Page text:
Person of the Week
Love of Teaching Spans More Than Four Decades for Maureen Scalia
Maureen Scalia recently received the East Haven Chamber of Commerce’s Educator of the Year Award. (Photo courtesy of Maureen Scalia )
Maureen Scalia always knew she wanted to be a teacher and has been working the field for the past 42 years, spending the last 26 in the East Haven school district. She was recently awarded Educator of the Year by the East Haven Chamber of Commerce.
“I was very surprised, honored, and humbled,” says Maureen. “I was aware there was such an award but receiving it was something totally unexpected. There are so many people who may do more.”
When Maureen asked who had nominated her, she was surprised to hear that she had several nominations, though all nominations are anonymous. Maureen was also impressed by the award ceremony, which was “well set up and organized.” She received a plaque, a proclamation from Mayor Joe Carfora, and certificates signed by members of the General Assembly.
“I came home with all of these accolades,” says Maureen. “It was a lovely evening and made me feel very special.”
Maureen began her teaching career in 1979 after graduating from Central Connecticut State University with a degree in elementary education. She got a job as a head teacher at a large daycare center in Milford. While there, she earned her master’s degree in early childhood education as she says working with young children felt like “my niche.”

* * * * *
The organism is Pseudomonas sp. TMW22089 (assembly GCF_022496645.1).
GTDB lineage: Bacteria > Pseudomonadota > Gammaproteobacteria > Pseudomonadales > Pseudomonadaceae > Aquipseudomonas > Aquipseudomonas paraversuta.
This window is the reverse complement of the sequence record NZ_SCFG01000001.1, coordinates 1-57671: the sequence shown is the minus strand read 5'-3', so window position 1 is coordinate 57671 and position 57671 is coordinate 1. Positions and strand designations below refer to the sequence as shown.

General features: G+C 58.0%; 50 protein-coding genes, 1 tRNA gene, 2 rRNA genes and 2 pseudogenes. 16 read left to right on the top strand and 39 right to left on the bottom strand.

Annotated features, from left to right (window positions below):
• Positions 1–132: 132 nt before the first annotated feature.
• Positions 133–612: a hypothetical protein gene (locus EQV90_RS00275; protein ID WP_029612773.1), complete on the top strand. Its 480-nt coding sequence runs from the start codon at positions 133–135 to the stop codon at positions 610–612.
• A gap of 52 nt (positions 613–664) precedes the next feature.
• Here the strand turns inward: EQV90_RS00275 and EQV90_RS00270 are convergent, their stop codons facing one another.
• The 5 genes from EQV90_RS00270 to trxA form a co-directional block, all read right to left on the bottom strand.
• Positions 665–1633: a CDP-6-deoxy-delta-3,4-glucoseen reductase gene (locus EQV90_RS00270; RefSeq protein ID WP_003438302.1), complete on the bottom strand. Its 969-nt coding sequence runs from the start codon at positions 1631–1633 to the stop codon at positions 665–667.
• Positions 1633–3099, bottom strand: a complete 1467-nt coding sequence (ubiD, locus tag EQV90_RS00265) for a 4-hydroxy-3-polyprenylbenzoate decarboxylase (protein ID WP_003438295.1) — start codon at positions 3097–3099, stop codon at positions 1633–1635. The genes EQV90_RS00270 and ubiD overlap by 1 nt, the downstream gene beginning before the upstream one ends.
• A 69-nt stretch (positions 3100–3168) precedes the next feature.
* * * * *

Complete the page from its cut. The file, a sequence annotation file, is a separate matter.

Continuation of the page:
Maureen, who grew up in Northford, continued working at the daycare as she and her husband, Sal, began their family with daughter Taylor and son Salvatore. The couple settled in Sal’s hometown of East Haven and when Taylor began kindergarten, Maureen wanted to be closer to home, especially as the Q Bridge project was just getting underway at the time.
In 1996, Maureen took a job as a paraprofessional with the East Haven school district to not only cut down on her commute, but to be able to work fewer hours when her children were young. She worked as a paraprofessional for five years before being hired as a kindergarten teacher at Overbrook Elementary School.
“I quickly learned that paras work just as hard for a lot less money,” says Maureen, who received her sixth-year degree in foundations of education after beginning with East Haven. “When Karen Goodale became the principal of Momauguin, a kindergarten position became available and I was very lucky to get that position as I knew it was where the children could benefit most from my expertise and experience. I was lucky to get what I considered my dream job in the same district my kids were going to school.”
Maureen has now been teaching kindergarten in East Haven for 20 years, though a few years ago, she moved to Tuttle School. She now teaches in the same classroom where her children were taught years ago.
“It feels like I’ve come full circle as Tuttle was my home school for my kids and now I’m there,” says Maureen, whose children are now 28 and 30 years old. “I’m going into my 43rd year of teaching and I still love it. I enjoy it so much and think I still have something to give. It’s important to children to get them off on the right foot in their education.”